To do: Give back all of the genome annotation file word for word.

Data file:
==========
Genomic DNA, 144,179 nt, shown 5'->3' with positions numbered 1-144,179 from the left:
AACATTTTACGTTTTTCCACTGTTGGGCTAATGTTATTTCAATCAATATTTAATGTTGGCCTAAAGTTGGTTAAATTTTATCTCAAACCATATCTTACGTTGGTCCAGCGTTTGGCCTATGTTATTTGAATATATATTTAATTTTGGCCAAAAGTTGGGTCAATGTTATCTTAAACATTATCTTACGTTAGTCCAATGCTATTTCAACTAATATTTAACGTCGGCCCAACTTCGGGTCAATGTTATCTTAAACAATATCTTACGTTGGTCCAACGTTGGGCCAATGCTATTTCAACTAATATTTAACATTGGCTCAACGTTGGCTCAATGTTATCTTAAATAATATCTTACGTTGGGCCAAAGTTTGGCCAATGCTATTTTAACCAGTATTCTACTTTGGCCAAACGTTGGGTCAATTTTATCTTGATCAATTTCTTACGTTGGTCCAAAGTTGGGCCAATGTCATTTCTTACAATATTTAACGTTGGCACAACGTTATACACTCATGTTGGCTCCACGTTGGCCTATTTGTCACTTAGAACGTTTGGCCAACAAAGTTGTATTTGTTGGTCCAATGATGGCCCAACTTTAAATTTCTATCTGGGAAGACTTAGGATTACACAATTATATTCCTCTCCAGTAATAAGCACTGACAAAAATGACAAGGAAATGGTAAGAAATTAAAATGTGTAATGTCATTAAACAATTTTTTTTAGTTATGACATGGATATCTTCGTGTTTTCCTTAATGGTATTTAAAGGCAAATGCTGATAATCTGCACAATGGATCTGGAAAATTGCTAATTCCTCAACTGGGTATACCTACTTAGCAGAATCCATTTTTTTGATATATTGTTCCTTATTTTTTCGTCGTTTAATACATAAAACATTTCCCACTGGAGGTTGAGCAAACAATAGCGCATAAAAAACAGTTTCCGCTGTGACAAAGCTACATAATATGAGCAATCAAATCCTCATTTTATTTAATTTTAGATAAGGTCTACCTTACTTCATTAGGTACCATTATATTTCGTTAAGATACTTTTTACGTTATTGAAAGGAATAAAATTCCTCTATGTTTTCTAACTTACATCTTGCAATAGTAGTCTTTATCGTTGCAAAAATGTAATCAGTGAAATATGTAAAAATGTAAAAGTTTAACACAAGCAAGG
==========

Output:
Genomic DNA, 144,179 nt, shown 5'->3' with positions numbered 1-144,179 from the left:
AACATTTTACGTTTTTCCACTGTTGGGCTAATGTTATTTCAATCAATATTTAATGTTGGCCTAAAGTTGGTTAAATTTTATCTCAAACCATATCTTACGTTGGTCCAGCGTTTGGCCTATGTTATTTGAATATATATTTAATTTTGGCCAAAAGTTGGGTCAATGTTATCTTAAACATTATCTTACGTTAGTCCAATGCTATTTCAACTAATATTTAACGTCGGCCCAACTTCGGGTCAATGTTATCTTAAACAATATCTTACGTTGGTCCAACGTTGGGCCAATGCTATTTCAACTAATATTTAACATTGGCTCAACGTTGGCTCAATGTTATCTTAAATAATATCTTACGTTGGGCCAAAGTTTGGCCAATGCTATTTTAACCAGTATTCTACTTTGGCCAAACGTTGGGTCAATTTTATCTTGATCAATTTCTTACGTTGGTCCAAAGTTGGGCCAATGTCATTTCTTACAATATTTAACGTTGGCACAACGTTATACACTCATGTTGGCTCCACGTTGGCCTATTTGTCACTTAGAACGTTTGGCCAACAAAGTTGTATTTGTTGGTCCAATGATGGCCCAACTTTAAATTTCTATCTGGGAAGACTTAGGATTACACAATTATATTCCTCTCCAGTAATAAGCACTGACAAAAATGACAAGGAAATGGTAAGAAATTAAAATGTGTAATGTCATTAAACAATTTTTTTTAGTTATGACATGGATATCTTCGTGTTTTCCTTAATGGTATTTAAAGGCAAATGCTGATAATCTGCACAATGGATCTGGAAAATTGCTAATTCCTCAACTGGGTATACCTACTTAGCAGAATCCATTTTTTTGATATATTGTTCCTTATTTTTTCGTCGTTTAATACATAAAACATTTCCCACTGGAGGTTGAGCAAACAATAGCGCATAAAAAACAGTTTCCGCTGTGACAAAGCTACATAATATGAGCAATCAAATCCTCATTTTATTTAATTTTAGATAAGGTCTACCTTACTTCATTAGGTACCATTATATTTCGTTAAGATACTTTTTACGTTATTGAAAGGAATAAAATTCCTCTATGTTTTCTAACTTACATCTTGCAATAGTAGTCTTTATCGTTGCAAAAATGTAATCAGTGAAATATGTAAAAATGTAAAAGTTTAACACAAGCAAGG